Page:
Deus in Adjutorium Meum Intende

Adoration of the Magi, Sforza Hours, f.1, 1490's crop
A noble and respected astronomer travels for months to kneel before a child and pray, "O God, make haste to help me."

Today, January 6th, is the Epiphany of Our Lord, the day when the Church celebrates the arrival of the magi from the east. Pictures of the scene can help us realize just how marvelous this was. The magi were highly respected members of Babylonian and Persian society. They were well-educated, they were wealthy, and they were willing to travel many hundreds of miles to bow down to a baby.

Why did the magi do this? Because they believed God’s Word. The prophet Daniel had been taken captive from Judah and exiled to Babylon when he was only a youth, and, in time, the king put him in charge of all the magi. Since the magi were particularly concerned with astronomy, Daniel taught them about the celestial sign that would signal the coming of the Savior.

Now, centuries later, the magi come. They do not come because the star told them. Without God’s Word they may have noticed something unusual in the sky, but they wouldn’t have known, “It’s time to go to the land of Israel and look for a child king who is God.” The only reason they understood anything about Christ from the star was because they had the Word of God that interpreted the star for them.

This also explains the image of rich wise men worshiping a child. The magi didn’t worship the child Jesus because he looked like something great or because he looked different from other children. The magi worshiped Jesus because the Word of God had identified this child as the Son of God.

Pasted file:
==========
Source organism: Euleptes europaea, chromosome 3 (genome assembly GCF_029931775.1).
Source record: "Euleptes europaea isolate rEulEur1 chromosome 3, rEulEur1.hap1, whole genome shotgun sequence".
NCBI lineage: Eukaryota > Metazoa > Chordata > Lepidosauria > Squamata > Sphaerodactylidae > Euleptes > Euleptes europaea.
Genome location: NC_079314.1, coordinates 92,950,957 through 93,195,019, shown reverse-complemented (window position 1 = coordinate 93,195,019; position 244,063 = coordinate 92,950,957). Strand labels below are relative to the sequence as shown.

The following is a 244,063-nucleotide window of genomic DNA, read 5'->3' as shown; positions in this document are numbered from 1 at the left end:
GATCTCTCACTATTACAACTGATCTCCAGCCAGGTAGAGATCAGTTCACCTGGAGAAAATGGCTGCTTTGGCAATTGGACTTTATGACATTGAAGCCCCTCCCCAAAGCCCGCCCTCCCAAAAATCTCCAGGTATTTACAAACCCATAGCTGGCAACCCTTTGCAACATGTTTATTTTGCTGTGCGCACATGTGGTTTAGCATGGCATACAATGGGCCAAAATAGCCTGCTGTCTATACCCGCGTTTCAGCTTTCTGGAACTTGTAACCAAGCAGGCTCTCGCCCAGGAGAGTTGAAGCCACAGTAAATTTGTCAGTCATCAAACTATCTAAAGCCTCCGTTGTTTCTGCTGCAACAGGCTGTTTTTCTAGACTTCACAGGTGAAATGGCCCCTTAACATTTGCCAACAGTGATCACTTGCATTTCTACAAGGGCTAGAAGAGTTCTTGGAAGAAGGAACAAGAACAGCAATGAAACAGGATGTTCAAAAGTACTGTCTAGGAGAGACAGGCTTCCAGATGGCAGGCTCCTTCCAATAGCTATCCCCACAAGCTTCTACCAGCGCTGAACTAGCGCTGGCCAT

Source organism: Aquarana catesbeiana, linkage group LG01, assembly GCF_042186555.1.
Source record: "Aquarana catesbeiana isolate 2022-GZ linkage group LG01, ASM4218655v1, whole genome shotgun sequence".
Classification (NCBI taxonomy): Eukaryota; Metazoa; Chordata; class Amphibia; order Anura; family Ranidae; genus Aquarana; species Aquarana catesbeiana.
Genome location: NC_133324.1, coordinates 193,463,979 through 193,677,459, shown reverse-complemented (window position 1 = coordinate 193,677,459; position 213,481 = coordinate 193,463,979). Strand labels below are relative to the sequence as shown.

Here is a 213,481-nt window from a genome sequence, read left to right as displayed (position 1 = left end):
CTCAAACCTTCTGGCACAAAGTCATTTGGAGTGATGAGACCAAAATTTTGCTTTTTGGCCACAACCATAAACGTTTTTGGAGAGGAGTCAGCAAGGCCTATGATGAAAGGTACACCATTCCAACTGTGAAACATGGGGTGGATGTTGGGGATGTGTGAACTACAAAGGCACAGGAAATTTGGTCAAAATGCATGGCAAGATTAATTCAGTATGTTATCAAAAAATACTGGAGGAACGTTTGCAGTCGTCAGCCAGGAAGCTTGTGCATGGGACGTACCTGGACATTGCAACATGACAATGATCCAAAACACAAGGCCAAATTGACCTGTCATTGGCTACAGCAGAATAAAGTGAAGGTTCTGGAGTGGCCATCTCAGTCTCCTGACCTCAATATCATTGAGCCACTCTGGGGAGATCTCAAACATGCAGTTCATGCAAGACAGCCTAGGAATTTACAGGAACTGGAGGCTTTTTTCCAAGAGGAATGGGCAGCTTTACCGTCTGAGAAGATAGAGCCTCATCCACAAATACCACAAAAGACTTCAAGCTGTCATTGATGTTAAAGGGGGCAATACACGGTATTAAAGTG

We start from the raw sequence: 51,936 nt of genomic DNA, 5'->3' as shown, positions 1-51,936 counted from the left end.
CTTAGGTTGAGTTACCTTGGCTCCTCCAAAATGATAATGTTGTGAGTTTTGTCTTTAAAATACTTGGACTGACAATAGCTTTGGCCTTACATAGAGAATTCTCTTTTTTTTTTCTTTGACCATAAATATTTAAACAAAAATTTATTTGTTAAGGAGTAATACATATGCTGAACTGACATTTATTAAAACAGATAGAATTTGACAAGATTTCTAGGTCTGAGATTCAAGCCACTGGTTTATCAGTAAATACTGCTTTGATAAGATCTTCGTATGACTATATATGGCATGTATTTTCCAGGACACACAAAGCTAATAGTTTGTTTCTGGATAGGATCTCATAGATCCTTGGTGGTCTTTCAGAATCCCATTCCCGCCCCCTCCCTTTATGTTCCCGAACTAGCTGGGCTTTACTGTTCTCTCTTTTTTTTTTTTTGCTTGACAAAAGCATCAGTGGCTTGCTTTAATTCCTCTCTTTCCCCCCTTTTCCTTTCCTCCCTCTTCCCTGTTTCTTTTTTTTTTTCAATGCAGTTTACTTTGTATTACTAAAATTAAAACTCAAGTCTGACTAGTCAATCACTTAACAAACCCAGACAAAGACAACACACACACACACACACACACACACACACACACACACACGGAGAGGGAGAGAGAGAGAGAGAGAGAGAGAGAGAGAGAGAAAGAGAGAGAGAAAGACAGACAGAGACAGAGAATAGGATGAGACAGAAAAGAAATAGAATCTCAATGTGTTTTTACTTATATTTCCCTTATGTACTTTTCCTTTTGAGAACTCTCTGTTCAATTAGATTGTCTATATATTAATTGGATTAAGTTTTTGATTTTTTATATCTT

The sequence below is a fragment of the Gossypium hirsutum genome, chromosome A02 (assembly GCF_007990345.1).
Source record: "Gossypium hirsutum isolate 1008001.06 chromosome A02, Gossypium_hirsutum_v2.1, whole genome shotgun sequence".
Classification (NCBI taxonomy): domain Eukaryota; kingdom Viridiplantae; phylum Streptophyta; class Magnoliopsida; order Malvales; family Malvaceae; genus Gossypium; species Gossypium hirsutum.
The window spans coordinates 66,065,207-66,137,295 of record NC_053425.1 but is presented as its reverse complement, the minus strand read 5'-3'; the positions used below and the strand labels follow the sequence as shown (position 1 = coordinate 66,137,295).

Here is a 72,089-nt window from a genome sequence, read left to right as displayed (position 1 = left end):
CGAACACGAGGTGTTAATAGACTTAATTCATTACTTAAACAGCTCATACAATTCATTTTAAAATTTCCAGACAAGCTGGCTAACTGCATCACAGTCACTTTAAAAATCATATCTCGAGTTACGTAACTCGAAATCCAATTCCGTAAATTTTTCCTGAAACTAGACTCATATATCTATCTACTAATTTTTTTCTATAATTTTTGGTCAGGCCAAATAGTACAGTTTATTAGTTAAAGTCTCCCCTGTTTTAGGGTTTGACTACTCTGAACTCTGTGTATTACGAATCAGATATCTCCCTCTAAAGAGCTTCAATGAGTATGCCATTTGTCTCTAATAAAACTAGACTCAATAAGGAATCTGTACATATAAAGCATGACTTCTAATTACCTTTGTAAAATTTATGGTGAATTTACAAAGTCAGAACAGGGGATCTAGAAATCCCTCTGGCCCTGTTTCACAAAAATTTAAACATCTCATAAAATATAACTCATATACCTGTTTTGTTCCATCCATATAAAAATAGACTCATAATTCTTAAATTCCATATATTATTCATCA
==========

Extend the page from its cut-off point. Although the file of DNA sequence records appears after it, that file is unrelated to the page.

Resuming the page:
The image accompanying this article is from a book of hours. Books of hours were devotional books used at set times during the day, and they included readings from Scripture, psalms, and prayers. You’ll note the words “Deus in” at the bottom of the picture, which are the first words of Psalm 70:1 from the Latin Bible, Deus in adjutorium meum intende, “O God, make haste to help me.” Back in the 6th century, Benedict of Nursia included in his famous monastic Rule that this verse was to be sung at Matins, which explains why it appears in a book of hours. In fact, our students still sing this verse each morning at Matins.

In the picture, this verse is interposed on the visitation of the magi, and it seems that the wise man is praying it to Jesus as he bows down and kisses his foot. It is a striking image: a noble and respected astronomer travels for months to kneel before a child and pray, “O God, make haste to help me,” rightly believing that this child is God in the flesh.

The world would look at this and think the man was crazy. And the world would be right, if the magi did not have the Word of God to tell them what’s what. We have that same Word of God, and we worship that same Jesus who looks weak and foolish to the world, namely, Christ Crucified. We pray to him, “O God, make haste to help me,” knowing that his weakness is the strongest thing in all the earth.

In Christ,
Pastor Richard

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